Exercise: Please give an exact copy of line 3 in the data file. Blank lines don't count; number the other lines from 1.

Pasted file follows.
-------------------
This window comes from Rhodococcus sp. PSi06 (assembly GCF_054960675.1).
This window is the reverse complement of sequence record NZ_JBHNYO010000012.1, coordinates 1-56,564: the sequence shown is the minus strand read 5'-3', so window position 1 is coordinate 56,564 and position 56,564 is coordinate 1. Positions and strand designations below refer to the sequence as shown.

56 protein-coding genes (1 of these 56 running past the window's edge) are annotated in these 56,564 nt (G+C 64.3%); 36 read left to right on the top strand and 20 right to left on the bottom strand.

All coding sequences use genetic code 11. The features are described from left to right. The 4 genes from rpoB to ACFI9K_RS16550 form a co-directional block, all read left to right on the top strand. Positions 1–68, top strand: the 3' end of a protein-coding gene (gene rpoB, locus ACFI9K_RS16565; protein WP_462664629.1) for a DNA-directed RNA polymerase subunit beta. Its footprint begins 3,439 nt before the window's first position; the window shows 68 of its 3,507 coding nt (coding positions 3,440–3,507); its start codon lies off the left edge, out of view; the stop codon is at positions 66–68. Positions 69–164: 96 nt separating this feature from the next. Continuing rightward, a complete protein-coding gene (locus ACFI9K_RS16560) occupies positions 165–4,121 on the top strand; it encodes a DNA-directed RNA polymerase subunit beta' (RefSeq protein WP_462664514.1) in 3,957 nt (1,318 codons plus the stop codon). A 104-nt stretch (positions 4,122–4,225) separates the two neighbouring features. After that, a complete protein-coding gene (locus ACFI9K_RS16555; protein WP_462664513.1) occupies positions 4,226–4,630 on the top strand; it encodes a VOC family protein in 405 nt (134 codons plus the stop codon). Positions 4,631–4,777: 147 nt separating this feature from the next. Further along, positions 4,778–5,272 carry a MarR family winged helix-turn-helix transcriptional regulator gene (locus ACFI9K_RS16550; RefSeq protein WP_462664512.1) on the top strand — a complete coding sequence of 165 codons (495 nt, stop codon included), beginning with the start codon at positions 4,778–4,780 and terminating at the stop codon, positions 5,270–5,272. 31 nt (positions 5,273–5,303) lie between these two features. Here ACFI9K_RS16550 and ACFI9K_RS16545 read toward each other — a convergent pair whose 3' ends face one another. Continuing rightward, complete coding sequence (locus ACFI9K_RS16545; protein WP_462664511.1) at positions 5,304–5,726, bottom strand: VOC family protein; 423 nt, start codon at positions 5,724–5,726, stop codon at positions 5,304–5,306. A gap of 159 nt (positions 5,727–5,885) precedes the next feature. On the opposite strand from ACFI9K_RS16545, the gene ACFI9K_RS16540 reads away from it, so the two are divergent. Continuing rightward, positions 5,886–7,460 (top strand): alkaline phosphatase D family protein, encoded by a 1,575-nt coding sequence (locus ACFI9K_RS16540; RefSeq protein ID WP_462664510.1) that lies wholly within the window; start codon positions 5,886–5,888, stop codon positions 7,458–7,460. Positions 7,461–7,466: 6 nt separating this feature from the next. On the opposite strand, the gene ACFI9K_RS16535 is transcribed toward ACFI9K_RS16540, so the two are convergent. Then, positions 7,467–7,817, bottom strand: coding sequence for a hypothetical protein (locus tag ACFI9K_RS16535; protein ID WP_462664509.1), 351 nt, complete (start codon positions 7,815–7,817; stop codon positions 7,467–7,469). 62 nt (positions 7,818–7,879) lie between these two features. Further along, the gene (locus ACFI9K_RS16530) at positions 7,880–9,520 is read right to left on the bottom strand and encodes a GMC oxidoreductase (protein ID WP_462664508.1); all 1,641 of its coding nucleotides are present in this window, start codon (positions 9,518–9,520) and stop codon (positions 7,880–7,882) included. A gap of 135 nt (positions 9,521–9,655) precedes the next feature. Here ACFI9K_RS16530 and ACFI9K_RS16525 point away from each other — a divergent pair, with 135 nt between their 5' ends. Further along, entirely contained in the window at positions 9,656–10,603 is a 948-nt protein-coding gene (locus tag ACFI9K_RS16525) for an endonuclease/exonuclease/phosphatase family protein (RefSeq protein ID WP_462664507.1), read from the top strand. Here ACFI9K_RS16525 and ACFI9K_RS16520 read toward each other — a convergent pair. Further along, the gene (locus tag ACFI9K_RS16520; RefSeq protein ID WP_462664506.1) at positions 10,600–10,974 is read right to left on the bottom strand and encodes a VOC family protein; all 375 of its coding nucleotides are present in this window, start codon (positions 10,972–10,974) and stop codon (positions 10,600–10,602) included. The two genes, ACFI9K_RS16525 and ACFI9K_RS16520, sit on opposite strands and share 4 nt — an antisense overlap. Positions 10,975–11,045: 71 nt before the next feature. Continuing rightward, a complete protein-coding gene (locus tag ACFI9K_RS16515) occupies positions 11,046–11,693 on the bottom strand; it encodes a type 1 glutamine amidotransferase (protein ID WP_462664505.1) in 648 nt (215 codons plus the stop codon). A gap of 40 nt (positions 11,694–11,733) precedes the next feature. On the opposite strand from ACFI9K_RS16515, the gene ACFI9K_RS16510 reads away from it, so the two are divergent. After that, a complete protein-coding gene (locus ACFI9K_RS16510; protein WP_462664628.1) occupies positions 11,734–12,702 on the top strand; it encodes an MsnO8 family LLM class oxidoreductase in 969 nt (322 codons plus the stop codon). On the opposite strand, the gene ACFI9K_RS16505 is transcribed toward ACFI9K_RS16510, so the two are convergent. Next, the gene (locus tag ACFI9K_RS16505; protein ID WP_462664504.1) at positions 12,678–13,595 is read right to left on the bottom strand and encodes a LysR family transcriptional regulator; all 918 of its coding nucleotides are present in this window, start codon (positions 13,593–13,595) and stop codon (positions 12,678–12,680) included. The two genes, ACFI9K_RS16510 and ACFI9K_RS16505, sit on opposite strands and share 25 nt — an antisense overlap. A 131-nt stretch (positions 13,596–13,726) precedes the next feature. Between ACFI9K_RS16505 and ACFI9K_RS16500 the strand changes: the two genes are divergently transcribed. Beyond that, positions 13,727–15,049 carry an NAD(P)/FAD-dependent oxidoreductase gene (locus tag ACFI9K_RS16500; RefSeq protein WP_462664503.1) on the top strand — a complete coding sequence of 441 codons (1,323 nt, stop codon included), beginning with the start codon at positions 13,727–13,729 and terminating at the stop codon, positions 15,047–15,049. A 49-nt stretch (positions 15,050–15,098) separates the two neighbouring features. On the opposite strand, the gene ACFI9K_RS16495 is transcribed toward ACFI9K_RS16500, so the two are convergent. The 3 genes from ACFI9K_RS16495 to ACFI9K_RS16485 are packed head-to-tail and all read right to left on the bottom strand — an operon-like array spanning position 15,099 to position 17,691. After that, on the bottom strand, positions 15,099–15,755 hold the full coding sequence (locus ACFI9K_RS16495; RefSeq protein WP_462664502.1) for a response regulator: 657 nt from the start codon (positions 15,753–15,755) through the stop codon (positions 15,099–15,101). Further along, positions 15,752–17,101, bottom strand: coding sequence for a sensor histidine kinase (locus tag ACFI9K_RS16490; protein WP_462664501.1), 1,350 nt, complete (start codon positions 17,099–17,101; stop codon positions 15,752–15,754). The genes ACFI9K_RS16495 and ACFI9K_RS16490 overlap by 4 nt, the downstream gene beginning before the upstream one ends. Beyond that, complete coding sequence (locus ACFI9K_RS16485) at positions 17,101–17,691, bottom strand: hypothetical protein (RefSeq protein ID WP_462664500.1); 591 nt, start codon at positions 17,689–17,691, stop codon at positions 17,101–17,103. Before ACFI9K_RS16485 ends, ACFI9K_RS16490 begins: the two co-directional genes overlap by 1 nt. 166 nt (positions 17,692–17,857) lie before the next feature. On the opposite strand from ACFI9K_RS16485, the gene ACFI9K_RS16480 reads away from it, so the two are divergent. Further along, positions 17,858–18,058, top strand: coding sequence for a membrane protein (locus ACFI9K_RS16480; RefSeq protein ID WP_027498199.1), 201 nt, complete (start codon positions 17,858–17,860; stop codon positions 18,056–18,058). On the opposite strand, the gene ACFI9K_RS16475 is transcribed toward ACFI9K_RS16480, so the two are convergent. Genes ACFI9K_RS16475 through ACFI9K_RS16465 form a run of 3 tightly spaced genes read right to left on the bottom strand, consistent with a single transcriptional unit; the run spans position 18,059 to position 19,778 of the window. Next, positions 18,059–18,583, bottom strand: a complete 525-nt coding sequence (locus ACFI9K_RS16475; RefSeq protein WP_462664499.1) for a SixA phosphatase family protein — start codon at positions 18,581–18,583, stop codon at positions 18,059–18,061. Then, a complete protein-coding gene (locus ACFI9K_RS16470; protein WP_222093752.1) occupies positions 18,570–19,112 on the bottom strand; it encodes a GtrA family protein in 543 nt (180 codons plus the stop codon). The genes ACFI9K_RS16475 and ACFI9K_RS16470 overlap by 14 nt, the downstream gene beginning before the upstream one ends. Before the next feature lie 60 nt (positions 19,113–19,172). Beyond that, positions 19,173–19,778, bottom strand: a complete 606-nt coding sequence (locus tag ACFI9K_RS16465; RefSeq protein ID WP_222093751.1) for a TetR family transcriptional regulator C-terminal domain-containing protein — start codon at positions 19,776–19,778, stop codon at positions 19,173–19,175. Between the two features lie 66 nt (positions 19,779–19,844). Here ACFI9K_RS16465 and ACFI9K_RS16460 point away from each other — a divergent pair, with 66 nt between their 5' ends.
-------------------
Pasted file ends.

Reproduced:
56 protein-coding genes (1 of these 56 running past the window's edge) are annotated in these 56,564 nt (G+C 64.3%); 36 read left to right on the top strand and 20 right to left on the bottom strand.